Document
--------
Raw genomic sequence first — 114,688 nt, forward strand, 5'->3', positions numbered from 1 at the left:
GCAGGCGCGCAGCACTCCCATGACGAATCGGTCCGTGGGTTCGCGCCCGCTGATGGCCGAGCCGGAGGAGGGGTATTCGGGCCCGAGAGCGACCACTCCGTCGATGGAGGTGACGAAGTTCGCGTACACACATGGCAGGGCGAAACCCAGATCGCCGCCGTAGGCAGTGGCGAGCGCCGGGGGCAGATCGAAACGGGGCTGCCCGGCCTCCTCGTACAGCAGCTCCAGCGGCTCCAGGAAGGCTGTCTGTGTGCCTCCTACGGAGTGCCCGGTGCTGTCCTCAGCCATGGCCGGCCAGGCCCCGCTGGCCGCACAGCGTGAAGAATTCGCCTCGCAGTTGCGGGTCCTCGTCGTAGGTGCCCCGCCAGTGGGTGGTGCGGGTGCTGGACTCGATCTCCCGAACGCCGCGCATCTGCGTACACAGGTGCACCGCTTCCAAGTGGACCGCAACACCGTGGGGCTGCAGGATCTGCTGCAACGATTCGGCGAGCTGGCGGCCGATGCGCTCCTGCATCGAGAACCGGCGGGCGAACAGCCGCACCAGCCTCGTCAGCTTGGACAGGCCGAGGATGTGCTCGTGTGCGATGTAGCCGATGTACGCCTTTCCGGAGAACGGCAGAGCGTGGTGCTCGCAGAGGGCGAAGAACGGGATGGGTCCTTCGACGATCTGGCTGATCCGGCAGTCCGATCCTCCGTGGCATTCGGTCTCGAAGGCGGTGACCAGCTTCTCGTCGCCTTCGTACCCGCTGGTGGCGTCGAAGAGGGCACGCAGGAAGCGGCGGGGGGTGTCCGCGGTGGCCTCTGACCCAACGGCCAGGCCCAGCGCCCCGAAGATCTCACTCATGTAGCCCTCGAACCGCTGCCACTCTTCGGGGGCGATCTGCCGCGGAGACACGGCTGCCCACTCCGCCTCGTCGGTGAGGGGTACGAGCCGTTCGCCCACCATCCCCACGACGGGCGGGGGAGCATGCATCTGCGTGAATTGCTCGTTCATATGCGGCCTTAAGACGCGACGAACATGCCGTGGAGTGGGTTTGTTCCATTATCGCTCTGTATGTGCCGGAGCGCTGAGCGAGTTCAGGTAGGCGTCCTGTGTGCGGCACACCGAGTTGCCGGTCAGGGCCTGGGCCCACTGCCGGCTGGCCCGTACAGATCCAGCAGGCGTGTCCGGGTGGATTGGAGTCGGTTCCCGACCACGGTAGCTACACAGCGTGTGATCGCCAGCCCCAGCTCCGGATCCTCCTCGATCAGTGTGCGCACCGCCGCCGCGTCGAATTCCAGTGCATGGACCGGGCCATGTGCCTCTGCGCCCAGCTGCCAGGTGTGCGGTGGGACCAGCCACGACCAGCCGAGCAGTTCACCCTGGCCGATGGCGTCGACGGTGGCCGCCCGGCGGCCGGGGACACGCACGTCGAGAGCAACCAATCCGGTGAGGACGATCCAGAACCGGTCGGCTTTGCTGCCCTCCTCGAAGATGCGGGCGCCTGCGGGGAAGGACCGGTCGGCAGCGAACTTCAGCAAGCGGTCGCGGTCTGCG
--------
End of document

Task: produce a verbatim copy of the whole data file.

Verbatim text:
Raw genomic sequence first — 114,688 nt, forward strand, 5'->3', positions numbered from 1 at the left:
GCAGGCGCGCAGCACTCCCATGACGAATCGGTCCGTGGGTTCGCGCCCGCTGATGGCCGAGCCGGAGGAGGGGTATTCGGGCCCGAGAGCGACCACTCCGTCGATGGAGGTGACGAAGTTCGCGTACACACATGGCAGGGCGAAACCCAGATCGCCGCCGTAGGCAGTGGCGAGCGCCGGGGGCAGATCGAAACGGGGCTGCCCGGCCTCCTCGTACAGCAGCTCCAGCGGCTCCAGGAAGGCTGTCTGTGTGCCTCCTACGGAGTGCCCGGTGCTGTCCTCAGCCATGGCCGGCCAGGCCCCGCTGGCCGCACAGCGTGAAGAATTCGCCTCGCAGTTGCGGGTCCTCGTCGTAGGTGCCCCGCCAGTGGGTGGTGCGGGTGCTGGACTCGATCTCCCGAACGCCGCGCATCTGCGTACACAGGTGCACCGCTTCCAAGTGGACCGCAACACCGTGGGGCTGCAGGATCTGCTGCAACGATTCGGCGAGCTGGCGGCCGATGCGCTCCTGCATCGAGAACCGGCGGGCGAACAGCCGCACCAGCCTCGTCAGCTTGGACAGGCCGAGGATGTGCTCGTGTGCGATGTAGCCGATGTACGCCTTTCCGGAGAACGGCAGAGCGTGGTGCTCGCAGAGGGCGAAGAACGGGATGGGTCCTTCGACGATCTGGCTGATCCGGCAGTCCGATCCTCCGTGGCATTCGGTCTCGAAGGCGGTGACCAGCTTCTCGTCGCCTTCGTACCCGCTGGTGGCGTCGAAGAGGGCACGCAGGAAGCGGCGGGGGGTGTCCGCGGTGGCCTCTGACCCAACGGCCAGGCCCAGCGCCCCGAAGATCTCACTCATGTAGCCCTCGAACCGCTGCCACTCTTCGGGGGCGATCTGCCGCGGAGACACGGCTGCCCACTCCGCCTCGTCGGTGAGGGGTACGAGCCGTTCGCCCACCATCCCCACGACGGGCGGGGGAGCATGCATCTGCGTGAATTGCTCGTTCATATGCGGCCTTAAGACGCGACGAACATGCCGTGGAGTGGGTTTGTTCCATTATCGCTCTGTATGTGCCGGAGCGCTGAGCGAGTTCAGGTAGGCGTCCTGTGTGCGGCACACCGAGTTGCCGGTCAGGGCCTGGGCCCACTGCCGGCTGGCCCGTACAGATCCAGCAGGCGTGTCCGGGTGGATTGGAGTCGGTTCCCGACCACGGTAGCTACACAGCGTGTGATCGCCAGCCCCAGCTCCGGATCCTCCTCGATCAGTGTGCGCACCGCCGCCGCGTCGAATTCCAGTGCATGGACCGGGCCATGTGCCTCTGCGCCCAGCTGCCAGGTGTGCGGTGGGACCAGCCACGACCAGCCGAGCAGTTCACCCTGGCCGATGGCGTCGACGGTGGCCGCCCGGCGGCCGGGGACACGCACGTCGAGAGCAACCAATCCGGTGAGGACGATCCAGAACCGGTCGGCTTTGCTGCCCTCCTCGAAGATGCGGGCGCCTGCGGGGAAGGACCGGTCGGCAGCGAACTTCAGCAAGCGGTCGCGGTCTGCG